This week, representatives from 17 religious organizations met with Environmental Protection Agency (EPA) Administrator Gina McCarthy to deliver more than 10,000 public comments and highlight the support of the faith community on rules to address carbon pollution from power plants.
There are currently no limits on carbon pollution from these plants. But now, the EPA has proposed first-ever standards for carbon pollution from the nation’s existing power plants.This proposal will limit emissions from power plants by 30% by 2030, compared with 2005 levels.
The comment period for this rule ends on December 1. Interfaith Power & Light (IPL) was represented along with: U.S. Baha’i Office of Public Affairs, Church of the Brethren, Church World Service, the Coalition on the Environment and Jewish Life, the Columban Center for Advocacy and Outreach, Creation Justice Ministries, Evangelical Lutheran Church in America, the Friends Committee on National Legislation, the Islamic Society of North America, Maryknoll Office of Global Concerns, National Religious Partnership for the Environment, the Presbyterian Church (USA), the Religious Action Center for Reform Judaism, Sadhana Hindu, Sojourners, and the United Methodist Church.
The Rev. Sally Bingham, founder and president of IPL said, “We urge the EPA to move forward with the proposed standards for existing power plants so that we can reduce carbon pollution as quickly as possible to address climate change, protect human health, and care for all of Creation.”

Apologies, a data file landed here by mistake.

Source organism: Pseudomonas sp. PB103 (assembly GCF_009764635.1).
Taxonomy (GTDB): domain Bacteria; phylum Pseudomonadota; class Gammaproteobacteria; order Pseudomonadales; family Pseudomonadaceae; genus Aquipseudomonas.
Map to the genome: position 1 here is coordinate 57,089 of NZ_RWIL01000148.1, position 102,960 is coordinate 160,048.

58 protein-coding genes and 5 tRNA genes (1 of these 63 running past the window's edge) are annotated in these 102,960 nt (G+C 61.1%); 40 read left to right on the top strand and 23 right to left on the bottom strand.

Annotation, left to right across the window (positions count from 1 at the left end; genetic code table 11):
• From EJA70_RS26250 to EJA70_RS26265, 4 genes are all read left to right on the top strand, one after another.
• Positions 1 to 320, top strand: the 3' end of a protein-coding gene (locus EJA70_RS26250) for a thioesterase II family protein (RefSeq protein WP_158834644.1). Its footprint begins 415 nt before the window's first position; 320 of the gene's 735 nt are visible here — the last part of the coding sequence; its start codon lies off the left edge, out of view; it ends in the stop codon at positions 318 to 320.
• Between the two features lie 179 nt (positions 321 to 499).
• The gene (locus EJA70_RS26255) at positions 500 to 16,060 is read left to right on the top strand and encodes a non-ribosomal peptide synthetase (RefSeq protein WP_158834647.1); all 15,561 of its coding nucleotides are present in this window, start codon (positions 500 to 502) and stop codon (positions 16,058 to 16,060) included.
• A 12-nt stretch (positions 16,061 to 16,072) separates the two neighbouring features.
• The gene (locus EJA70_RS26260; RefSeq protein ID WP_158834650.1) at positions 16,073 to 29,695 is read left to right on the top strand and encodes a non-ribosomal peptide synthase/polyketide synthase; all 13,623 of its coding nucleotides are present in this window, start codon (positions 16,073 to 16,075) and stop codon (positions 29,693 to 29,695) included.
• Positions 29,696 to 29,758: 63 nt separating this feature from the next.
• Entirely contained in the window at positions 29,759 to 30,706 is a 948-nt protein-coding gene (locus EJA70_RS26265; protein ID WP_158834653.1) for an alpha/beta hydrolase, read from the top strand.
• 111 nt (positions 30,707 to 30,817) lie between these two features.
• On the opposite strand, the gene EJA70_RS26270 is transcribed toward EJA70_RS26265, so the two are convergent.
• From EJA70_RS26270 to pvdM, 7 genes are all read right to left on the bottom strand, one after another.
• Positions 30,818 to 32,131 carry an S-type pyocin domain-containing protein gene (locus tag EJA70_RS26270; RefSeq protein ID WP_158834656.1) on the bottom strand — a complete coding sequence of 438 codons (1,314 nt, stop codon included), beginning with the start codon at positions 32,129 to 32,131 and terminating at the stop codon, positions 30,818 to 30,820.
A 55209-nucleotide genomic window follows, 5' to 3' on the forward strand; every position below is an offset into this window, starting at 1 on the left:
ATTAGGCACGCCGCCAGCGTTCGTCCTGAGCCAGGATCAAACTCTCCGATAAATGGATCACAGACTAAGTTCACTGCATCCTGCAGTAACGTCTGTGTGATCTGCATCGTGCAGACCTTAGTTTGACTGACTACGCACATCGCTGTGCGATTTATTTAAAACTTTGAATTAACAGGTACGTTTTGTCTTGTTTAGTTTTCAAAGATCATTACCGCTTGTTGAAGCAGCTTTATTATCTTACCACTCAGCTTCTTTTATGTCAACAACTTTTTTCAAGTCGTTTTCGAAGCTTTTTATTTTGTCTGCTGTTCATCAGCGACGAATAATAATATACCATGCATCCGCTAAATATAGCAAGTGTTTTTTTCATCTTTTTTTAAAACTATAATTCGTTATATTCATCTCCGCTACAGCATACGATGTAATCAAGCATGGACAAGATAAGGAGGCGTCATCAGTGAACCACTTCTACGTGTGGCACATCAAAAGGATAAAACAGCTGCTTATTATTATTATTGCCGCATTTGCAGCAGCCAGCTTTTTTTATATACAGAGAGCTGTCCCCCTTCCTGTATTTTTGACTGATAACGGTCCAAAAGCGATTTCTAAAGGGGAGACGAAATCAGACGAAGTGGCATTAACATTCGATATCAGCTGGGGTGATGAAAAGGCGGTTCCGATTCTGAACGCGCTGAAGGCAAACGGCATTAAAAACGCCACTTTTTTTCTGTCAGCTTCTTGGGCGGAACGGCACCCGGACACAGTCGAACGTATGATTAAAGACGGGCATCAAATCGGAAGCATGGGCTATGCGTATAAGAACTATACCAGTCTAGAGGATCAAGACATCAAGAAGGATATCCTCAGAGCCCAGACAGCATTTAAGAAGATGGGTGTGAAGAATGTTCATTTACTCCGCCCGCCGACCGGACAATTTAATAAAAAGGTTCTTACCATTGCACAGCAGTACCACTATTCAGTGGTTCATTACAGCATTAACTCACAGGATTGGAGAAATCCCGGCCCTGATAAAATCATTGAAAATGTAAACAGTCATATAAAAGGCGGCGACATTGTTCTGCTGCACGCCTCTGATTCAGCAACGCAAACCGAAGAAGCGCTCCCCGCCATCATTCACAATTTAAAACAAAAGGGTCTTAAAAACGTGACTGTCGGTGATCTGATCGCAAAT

The IPL community is working to make congregations models of energy stewardship and to lead by example. But our actions alone will not be enough, as power plants are responsible for 40% of carbon pollution. IPL congregations encourage their members to submit a comment in support of the proposed carbon standards for existing power plants, and to encourage the EPA to adopt a strong rule that increases the role of renewable energy and efficiency in our power mix.
“People in our religious communities understand that climate change is real and are heart-sick about the suffering it causes our neighbors close to home and around the world,” said Karen Leu of the Greater Washington DC affiliate of IPL. “With today’s delivery, we’re giving Administrator McCarthy not only over 10,000 comments from the faith community, but abundant hopes and blessings for the EPA to take decisive action and limit climate pollution.”
In 2005, NCIPL became the 16th state affiliate of the national Interfaith Power & Light Campaign (IPL), a national organization with 40 state affiliates representing 15,000 member congregations, working to rally the nation’s faithful to be good stewards of energy and address climate change as a moral issue.